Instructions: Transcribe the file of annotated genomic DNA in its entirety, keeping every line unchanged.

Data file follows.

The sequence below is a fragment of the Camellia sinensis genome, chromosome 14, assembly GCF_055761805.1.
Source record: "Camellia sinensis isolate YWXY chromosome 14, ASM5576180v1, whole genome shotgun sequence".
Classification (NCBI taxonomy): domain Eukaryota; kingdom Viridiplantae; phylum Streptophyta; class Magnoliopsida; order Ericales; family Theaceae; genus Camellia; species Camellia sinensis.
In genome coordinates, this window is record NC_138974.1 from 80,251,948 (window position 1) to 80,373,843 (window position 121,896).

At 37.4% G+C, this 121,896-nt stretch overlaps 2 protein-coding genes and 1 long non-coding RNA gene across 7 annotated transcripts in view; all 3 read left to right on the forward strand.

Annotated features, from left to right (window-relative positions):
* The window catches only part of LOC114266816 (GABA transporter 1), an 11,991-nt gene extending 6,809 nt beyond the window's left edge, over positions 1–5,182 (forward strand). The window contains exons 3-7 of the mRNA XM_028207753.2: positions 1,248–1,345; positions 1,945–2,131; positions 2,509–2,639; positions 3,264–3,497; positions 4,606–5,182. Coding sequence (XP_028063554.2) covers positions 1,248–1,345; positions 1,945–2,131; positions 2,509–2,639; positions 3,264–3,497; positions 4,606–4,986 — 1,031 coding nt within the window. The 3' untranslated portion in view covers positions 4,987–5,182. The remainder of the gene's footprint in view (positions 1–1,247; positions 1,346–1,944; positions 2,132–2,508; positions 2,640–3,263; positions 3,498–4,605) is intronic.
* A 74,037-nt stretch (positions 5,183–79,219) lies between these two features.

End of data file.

The sequence below is a fragment of the Camellia sinensis genome, chromosome 14, assembly GCF_055761805.1.
Source record: "Camellia sinensis isolate YWXY chromosome 14, ASM5576180v1, whole genome shotgun sequence".
Classification (NCBI taxonomy): domain Eukaryota; kingdom Viridiplantae; phylum Streptophyta; class Magnoliopsida; order Ericales; family Theaceae; genus Camellia; species Camellia sinensis.
In genome coordinates, this window is record NC_138974.1 from 80,251,948 (window position 1) to 80,373,843 (window position 121,896).

At 37.4% G+C, this 121,896-nt stretch overlaps 2 protein-coding genes and 1 long non-coding RNA gene across 7 annotated transcripts in view; all 3 read left to right on the forward strand.

Annotated features, from left to right (window-relative positions):
* The window catches only part of LOC114266816 (GABA transporter 1), an 11,991-nt gene extending 6,809 nt beyond the window's left edge, over positions 1–5,182 (forward strand). The window contains exons 3-7 of the mRNA XM_028207753.2: positions 1,248–1,345; positions 1,945–2,131; positions 2,509–2,639; positions 3,264–3,497; positions 4,606–5,182. Coding sequence (XP_028063554.2) covers positions 1,248–1,345; positions 1,945–2,131; positions 2,509–2,639; positions 3,264–3,497; positions 4,606–4,986 — 1,031 coding nt within the window. The 3' untranslated portion in view covers positions 4,987–5,182. The remainder of the gene's footprint in view (positions 1–1,247; positions 1,346–1,944; positions 2,132–2,508; positions 2,640–3,263; positions 3,498–4,605) is intronic.
* A 74,037-nt stretch (positions 5,183–79,219) lies between these two features.